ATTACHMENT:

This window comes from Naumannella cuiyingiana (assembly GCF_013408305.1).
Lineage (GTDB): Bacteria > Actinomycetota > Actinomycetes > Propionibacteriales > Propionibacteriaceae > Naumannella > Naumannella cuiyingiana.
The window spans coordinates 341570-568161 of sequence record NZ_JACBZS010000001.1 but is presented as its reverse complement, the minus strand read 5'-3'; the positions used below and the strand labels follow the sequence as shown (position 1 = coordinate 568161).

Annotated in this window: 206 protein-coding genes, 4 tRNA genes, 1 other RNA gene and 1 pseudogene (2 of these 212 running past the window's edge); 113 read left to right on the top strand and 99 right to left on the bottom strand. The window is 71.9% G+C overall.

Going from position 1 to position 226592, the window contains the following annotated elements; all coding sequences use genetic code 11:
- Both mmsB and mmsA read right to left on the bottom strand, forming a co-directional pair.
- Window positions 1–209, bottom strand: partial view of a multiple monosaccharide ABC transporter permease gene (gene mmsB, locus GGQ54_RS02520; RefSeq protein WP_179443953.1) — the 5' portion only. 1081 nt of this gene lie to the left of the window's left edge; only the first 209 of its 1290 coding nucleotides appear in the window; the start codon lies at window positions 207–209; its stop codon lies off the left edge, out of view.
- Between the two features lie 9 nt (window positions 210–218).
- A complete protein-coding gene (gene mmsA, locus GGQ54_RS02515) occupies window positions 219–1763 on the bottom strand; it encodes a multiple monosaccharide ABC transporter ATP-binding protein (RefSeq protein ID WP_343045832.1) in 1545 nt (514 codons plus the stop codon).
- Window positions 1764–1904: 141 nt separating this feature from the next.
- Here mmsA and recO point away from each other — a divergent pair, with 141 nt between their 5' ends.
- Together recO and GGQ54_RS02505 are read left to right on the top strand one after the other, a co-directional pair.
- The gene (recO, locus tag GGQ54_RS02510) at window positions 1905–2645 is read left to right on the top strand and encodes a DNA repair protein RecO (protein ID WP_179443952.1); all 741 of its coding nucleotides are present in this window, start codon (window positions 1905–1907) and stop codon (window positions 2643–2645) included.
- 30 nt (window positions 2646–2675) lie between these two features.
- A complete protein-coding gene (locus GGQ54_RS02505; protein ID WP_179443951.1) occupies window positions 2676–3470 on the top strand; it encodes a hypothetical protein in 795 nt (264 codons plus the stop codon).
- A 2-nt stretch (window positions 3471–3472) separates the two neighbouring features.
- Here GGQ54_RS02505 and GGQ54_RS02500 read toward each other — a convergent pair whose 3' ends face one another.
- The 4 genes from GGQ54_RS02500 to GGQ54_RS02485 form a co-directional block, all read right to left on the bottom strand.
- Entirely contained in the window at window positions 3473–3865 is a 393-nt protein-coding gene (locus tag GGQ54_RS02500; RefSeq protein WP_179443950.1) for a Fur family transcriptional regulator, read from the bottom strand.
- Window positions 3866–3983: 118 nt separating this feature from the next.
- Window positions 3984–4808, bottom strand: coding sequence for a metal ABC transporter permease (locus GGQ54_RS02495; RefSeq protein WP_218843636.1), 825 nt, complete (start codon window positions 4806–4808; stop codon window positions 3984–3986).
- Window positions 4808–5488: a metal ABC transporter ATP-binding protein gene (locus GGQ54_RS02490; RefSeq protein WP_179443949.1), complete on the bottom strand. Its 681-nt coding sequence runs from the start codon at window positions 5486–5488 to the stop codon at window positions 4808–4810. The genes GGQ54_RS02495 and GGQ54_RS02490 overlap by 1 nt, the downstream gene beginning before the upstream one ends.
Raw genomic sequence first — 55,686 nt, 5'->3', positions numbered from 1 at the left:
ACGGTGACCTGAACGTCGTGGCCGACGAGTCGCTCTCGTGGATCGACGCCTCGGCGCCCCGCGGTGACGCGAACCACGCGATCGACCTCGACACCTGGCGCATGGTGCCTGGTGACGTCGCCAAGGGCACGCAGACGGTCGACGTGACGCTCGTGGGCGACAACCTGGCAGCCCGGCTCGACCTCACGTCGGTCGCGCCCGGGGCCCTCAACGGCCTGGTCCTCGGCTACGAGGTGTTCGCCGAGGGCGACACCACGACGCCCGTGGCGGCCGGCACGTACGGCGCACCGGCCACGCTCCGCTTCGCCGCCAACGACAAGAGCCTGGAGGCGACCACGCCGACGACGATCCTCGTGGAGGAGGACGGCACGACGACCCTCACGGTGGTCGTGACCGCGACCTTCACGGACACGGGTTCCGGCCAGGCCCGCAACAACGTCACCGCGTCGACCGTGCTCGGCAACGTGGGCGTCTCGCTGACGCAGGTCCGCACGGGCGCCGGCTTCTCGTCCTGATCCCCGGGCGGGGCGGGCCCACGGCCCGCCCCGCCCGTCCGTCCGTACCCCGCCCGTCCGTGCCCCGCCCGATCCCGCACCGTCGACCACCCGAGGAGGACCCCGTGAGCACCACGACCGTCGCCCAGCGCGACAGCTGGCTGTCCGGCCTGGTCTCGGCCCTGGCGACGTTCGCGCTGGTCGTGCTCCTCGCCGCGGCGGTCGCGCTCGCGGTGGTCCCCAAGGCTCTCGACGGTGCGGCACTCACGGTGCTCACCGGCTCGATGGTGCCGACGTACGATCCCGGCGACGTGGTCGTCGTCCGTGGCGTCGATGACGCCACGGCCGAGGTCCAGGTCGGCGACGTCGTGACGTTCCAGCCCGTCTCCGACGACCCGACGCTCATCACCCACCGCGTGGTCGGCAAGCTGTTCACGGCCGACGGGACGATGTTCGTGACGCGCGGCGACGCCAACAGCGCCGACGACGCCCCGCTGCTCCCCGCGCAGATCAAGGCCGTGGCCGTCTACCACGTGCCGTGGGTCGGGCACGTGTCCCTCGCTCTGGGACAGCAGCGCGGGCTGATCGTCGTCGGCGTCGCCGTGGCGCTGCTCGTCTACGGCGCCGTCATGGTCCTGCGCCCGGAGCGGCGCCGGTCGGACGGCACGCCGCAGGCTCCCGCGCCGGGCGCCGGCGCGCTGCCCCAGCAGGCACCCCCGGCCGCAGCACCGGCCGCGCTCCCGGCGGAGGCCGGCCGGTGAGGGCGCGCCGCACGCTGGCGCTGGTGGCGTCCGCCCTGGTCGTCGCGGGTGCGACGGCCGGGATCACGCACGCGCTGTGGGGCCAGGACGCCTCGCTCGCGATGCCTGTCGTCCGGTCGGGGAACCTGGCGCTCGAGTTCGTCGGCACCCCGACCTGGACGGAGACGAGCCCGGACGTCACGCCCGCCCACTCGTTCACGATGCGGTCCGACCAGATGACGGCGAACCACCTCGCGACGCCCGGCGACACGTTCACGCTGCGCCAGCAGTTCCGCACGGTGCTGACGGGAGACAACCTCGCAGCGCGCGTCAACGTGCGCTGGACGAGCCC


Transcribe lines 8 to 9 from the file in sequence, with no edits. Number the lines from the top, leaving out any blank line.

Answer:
- Between the two features lie 9 nt (window positions 210–218).
- A complete protein-coding gene (gene mmsA, locus GGQ54_RS02515) occupies window positions 219–1763 on the bottom strand; it encodes a multiple monosaccharide ABC transporter ATP-binding protein (RefSeq protein ID WP_343045832.1) in 1545 nt (514 codons plus the stop codon).